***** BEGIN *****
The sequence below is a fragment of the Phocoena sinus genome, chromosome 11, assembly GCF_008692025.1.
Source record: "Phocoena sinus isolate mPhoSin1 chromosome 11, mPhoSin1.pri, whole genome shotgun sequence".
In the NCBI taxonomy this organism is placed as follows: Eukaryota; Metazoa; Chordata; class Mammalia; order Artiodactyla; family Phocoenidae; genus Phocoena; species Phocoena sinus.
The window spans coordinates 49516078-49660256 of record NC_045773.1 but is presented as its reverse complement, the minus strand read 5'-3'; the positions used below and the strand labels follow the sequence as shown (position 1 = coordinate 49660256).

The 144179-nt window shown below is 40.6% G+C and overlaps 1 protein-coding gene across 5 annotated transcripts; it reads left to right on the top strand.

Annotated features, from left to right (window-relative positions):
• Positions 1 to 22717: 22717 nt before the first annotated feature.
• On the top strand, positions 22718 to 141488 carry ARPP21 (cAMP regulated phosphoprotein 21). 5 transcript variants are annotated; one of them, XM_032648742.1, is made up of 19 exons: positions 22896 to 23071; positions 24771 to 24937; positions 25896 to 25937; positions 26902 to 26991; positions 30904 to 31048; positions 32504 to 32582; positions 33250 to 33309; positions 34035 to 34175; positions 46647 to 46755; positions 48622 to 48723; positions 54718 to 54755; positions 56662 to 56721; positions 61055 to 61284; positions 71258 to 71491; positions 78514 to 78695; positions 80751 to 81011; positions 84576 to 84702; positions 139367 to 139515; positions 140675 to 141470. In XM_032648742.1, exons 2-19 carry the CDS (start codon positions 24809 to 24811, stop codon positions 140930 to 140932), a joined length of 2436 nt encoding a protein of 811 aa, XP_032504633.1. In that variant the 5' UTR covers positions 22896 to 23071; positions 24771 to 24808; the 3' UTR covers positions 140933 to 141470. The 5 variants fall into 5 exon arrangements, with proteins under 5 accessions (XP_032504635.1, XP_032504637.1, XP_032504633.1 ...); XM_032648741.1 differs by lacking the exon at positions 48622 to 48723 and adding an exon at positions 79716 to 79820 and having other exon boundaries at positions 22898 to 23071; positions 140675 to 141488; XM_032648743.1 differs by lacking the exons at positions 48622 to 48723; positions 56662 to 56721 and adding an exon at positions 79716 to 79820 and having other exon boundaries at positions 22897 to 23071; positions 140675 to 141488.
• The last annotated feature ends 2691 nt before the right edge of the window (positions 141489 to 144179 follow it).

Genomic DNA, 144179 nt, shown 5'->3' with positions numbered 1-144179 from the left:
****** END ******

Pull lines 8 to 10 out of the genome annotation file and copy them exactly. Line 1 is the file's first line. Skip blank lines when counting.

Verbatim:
• On the top strand, positions 22718 to 141488 carry ARPP21 (cAMP regulated phosphoprotein 21). 5 transcript variants are annotated; one of them, XM_032648742.1, is made up of 19 exons: positions 22896 to 23071; positions 24771 to 24937; positions 25896 to 25937; positions 26902 to 26991; positions 30904 to 31048; positions 32504 to 32582; positions 33250 to 33309; positions 34035 to 34175; positions 46647 to 46755; positions 48622 to 48723; positions 54718 to 54755; positions 56662 to 56721; positions 61055 to 61284; positions 71258 to 71491; positions 78514 to 78695; positions 80751 to 81011; positions 84576 to 84702; positions 139367 to 139515; positions 140675 to 141470. In XM_032648742.1, exons 2-19 carry the CDS (start codon positions 24809 to 24811, stop codon positions 140930 to 140932), a joined length of 2436 nt encoding a protein of 811 aa, XP_032504633.1. In that variant the 5' UTR covers positions 22896 to 23071; positions 24771 to 24808; the 3' UTR covers positions 140933 to 141470. The 5 variants fall into 5 exon arrangements, with proteins under 5 accessions (XP_032504635.1, XP_032504637.1, XP_032504633.1 ...); XM_032648741.1 differs by lacking the exon at positions 48622 to 48723 and adding an exon at positions 79716 to 79820 and having other exon boundaries at positions 22898 to 23071; positions 140675 to 141488; XM_032648743.1 differs by lacking the exons at positions 48622 to 48723; positions 56662 to 56721 and adding an exon at positions 79716 to 79820 and having other exon boundaries at positions 22897 to 23071; positions 140675 to 141488.
• The last annotated feature ends 2691 nt before the right edge of the window (positions 141489 to 144179 follow it).

Genomic DNA, 144179 nt, shown 5'->3' with positions numbered 1-144179 from the left: